EGI appealed, and a panel of this court affirmed. The panel agreed with the district court that there was no issue of material fact as to whether the accused Swisa buffer "appropriates the point of novelty of the claimed design." Egyptian Goddess, Inc. v. Swisa, Inc., 498 F.3d 1354, 1355 (Fed. Cir. 2007). In reaching that conclusion, the panel stated that the point of novelty in a patented design "can be either a single novel design element or a combination of elements that are individually known in the prior art." Id. at 1357. The panel added, however, that in order for a combination of individually known design elements to constitute a point of novelty, "the combination must be a non-trivial advance over the prior art." Id.
The panel noted that EGI's asserted point of novelty was a combination of four of the claimed design's elements: (1) an open and hollow body, (2) a square cross-section, (3) raised rectangular buffer pads, and (4) exposed corners. The panel agreed with the district court's observation that the Nailco prior art patent contained each of those elements except that the body was triangular, rather than square, in cross-section. 498 F.3d at 1358. In light of the prior art, the panel determined that "no reasonable juror could conclude that EGI's asserted point of novelty constituted a non-trivial advance over the prior art." Id.
The panel further observed that the various design elements of the claimed design "were each individually disclosed in the prior art." 498 F.3d at 1358. The Swisa buffers, the panel noted, have raised, abrasive pads on all four sides, not just on three of the four sides, as in the claimed design, in which the fourth side is bare. The panel then concluded that "[w]hen considering the prior art in the nail buffer field, this difference between the accused design and the patented design cannot be considered minor." Id. The panel therefore concluded that summary judgment was appropriate.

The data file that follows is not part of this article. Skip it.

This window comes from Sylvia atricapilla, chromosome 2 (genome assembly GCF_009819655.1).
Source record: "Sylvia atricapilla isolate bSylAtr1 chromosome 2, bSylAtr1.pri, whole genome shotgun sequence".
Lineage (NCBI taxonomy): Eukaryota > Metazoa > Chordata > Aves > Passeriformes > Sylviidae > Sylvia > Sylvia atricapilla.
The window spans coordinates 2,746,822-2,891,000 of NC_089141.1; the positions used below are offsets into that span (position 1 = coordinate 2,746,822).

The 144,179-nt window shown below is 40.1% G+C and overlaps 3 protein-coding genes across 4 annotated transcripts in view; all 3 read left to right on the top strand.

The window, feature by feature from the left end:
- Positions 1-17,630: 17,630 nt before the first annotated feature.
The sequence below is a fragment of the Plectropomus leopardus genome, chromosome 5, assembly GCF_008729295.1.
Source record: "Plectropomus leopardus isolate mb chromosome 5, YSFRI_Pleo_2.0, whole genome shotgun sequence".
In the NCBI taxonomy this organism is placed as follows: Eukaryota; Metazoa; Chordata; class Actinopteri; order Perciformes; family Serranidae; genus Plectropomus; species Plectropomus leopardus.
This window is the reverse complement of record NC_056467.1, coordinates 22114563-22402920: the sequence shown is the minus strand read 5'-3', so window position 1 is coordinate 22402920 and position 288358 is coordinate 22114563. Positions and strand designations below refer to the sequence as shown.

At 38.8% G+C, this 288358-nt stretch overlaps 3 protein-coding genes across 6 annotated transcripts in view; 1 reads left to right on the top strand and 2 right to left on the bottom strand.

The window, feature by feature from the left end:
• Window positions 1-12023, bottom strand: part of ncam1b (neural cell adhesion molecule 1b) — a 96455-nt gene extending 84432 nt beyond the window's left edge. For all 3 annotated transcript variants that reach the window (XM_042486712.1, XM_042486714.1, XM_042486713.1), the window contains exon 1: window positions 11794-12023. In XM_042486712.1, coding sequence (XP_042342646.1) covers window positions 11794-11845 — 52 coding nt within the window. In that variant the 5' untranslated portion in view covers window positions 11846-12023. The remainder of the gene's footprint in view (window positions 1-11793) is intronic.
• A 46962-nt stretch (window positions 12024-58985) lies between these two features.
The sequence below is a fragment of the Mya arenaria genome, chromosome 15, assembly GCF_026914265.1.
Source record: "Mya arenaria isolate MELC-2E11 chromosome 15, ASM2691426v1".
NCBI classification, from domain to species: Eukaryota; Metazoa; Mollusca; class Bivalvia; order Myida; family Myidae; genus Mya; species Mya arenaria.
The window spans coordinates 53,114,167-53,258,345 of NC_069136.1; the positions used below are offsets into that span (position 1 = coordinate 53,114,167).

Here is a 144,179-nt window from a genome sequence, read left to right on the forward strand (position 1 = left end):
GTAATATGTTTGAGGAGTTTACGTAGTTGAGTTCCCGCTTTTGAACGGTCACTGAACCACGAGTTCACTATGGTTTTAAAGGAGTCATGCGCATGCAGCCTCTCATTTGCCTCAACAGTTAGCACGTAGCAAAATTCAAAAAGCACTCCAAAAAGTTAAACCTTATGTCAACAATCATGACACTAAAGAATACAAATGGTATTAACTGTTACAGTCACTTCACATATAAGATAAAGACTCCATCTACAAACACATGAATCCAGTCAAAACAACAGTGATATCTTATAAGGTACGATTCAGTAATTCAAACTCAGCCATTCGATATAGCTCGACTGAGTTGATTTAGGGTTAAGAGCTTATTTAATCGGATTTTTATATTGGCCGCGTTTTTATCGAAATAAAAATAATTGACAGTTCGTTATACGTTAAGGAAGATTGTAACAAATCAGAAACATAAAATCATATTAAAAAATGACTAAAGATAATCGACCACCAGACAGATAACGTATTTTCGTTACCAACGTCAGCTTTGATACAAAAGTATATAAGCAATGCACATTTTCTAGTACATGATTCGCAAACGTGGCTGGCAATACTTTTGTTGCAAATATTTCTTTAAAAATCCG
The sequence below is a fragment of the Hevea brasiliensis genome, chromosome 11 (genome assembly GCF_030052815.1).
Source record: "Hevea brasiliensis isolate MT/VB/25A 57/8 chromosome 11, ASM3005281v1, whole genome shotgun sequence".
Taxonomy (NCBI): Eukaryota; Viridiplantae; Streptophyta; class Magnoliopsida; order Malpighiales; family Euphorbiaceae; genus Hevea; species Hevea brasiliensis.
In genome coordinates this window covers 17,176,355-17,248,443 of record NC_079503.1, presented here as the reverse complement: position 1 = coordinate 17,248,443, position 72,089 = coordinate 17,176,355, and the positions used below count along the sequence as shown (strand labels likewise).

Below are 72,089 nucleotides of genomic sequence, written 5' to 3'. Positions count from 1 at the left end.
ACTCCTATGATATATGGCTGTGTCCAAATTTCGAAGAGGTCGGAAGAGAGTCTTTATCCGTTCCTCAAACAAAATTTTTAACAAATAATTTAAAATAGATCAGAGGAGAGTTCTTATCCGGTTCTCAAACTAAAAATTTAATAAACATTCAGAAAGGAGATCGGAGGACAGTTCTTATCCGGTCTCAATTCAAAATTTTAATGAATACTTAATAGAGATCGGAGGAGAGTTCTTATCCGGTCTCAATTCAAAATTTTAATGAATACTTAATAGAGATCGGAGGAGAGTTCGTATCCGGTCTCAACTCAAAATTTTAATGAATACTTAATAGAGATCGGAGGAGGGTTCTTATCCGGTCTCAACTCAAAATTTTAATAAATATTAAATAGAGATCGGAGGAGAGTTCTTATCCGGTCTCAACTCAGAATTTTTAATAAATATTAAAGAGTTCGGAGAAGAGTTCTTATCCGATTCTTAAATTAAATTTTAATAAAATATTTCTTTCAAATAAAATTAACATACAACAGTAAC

The dissenting judge would not have adopted the "non-trivial advance" test as a way of ascertaining whether a particular feature of the claimed design constituted a point of novelty for infringement purposes. In the view of the dissenting judge, the "non-trivial advance" test was inconsistent with and unsupported by prior precedent; it conflated the criteria for infringement and obviousness; it applied only to designs that involved combinations of design elements; and it improperly focused on the [*670] obviousness of each point of novelty, rather than the obviousness of the overall design. 498 F.3d at 1359–60 (Dyk, J., dissenting).
This court granted rehearing en banc and asked the parties to address several questions, including whether the "point of novelty" test should continue to be used as a test for infringement of a design patent; whether the court should adopt the "non-trivial advance test" as a means of determining whether a particular design feature qualifies as a point of novelty; how the point of novelty test should be administered, particularly when numerous features of the design differ from certain prior art designs; and whether district courts should perform formal claim construction in design patent cases.
The starting point for any discussion of the law of design patents is the Supreme Court's decision in Gorham Co. v. White, 81 U.S. 511, 20 L. Ed. 731 (1871). That case involved a design patent for the handles of tablespoons and forks. In its analysis of claim infringement, the Court stated that the test of identity of design "must be sameness of appearance, and mere difference of lines in the drawing or sketch … or slight variances in configuration … will not destroy the substantial identity." Id. at 526–27. Identity of appearance, the Court explained, or "sameness of effect upon the eye, is the main test of substantial identity of design"; the two need not be the same "to the eye of an expert," because if that were the test, "[t]here never could be piracy of a patented design, for human ingenuity has never yet produced a design, in all its details, exactly like another, so like, that an expert could not distinguish them." Id. at 527.